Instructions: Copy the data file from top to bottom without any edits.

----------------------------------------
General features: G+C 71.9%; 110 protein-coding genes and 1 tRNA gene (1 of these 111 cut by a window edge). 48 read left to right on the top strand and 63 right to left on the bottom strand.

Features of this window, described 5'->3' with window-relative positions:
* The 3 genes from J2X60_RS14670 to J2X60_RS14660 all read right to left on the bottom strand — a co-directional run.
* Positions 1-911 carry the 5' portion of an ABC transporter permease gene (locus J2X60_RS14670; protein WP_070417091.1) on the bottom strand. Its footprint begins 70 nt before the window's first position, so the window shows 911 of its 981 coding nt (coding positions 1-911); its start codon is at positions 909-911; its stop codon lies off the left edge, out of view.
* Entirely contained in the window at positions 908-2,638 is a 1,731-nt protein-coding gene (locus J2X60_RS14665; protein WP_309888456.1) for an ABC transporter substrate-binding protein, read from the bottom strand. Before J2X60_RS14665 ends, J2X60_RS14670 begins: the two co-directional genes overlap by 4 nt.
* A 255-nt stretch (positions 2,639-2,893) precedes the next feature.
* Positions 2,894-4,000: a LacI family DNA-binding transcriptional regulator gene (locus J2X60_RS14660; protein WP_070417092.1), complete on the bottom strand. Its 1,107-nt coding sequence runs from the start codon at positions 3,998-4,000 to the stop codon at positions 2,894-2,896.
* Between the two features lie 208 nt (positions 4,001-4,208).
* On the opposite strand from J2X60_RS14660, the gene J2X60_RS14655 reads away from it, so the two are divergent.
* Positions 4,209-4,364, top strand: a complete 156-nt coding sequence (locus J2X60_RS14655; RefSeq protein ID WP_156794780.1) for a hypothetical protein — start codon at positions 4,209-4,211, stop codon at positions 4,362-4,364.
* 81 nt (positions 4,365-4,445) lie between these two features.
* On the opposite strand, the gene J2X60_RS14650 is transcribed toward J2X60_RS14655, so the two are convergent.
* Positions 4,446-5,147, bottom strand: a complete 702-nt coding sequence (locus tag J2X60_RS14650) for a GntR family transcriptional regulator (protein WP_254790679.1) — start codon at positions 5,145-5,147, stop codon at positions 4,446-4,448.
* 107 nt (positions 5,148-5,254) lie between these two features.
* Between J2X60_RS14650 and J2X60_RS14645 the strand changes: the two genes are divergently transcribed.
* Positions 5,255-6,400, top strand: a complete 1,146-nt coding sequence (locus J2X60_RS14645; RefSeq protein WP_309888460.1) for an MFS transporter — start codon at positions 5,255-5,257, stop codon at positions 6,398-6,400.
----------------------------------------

General features: G+C 71.9%; 110 protein-coding genes and 1 tRNA gene (1 of these 111 cut by a window edge). 48 read left to right on the top strand and 63 right to left on the bottom strand.

Features of this window, described 5'->3' with window-relative positions:
* The 3 genes from J2X60_RS14670 to J2X60_RS14660 all read right to left on the bottom strand — a co-directional run.
* Positions 1-911 carry the 5' portion of an ABC transporter permease gene (locus J2X60_RS14670; protein WP_070417091.1) on the bottom strand. Its footprint begins 70 nt before the window's first position, so the window shows 911 of its 981 coding nt (coding positions 1-911); its start codon is at positions 909-911; its stop codon lies off the left edge, out of view.
* Entirely contained in the window at positions 908-2,638 is a 1,731-nt protein-coding gene (locus J2X60_RS14665; protein WP_309888456.1) for an ABC transporter substrate-binding protein, read from the bottom strand. Before J2X60_RS14665 ends, J2X60_RS14670 begins: the two co-directional genes overlap by 4 nt.
* A 255-nt stretch (positions 2,639-2,893) precedes the next feature.
* Positions 2,894-4,000: a LacI family DNA-binding transcriptional regulator gene (locus J2X60_RS14660; protein WP_070417092.1), complete on the bottom strand. Its 1,107-nt coding sequence runs from the start codon at positions 3,998-4,000 to the stop codon at positions 2,894-2,896.
* Between the two features lie 208 nt (positions 4,001-4,208).
* On the opposite strand from J2X60_RS14660, the gene J2X60_RS14655 reads away from it, so the two are divergent.
* Positions 4,209-4,364, top strand: a complete 156-nt coding sequence (locus J2X60_RS14655; RefSeq protein ID WP_156794780.1) for a hypothetical protein — start codon at positions 4,209-4,211, stop codon at positions 4,362-4,364.
* 81 nt (positions 4,365-4,445) lie between these two features.
* On the opposite strand, the gene J2X60_RS14650 is transcribed toward J2X60_RS14655, so the two are convergent.
* Positions 4,446-5,147, bottom strand: a complete 702-nt coding sequence (locus tag J2X60_RS14650) for a GntR family transcriptional regulator (protein WP_254790679.1) — start codon at positions 5,145-5,147, stop codon at positions 4,446-4,448.
* 107 nt (positions 5,148-5,254) lie between these two features.
* Between J2X60_RS14650 and J2X60_RS14645 the strand changes: the two genes are divergently transcribed.
* Positions 5,255-6,400, top strand: a complete 1,146-nt coding sequence (locus J2X60_RS14645; RefSeq protein WP_309888460.1) for an MFS transporter — start codon at positions 5,255-5,257, stop codon at positions 6,398-6,400.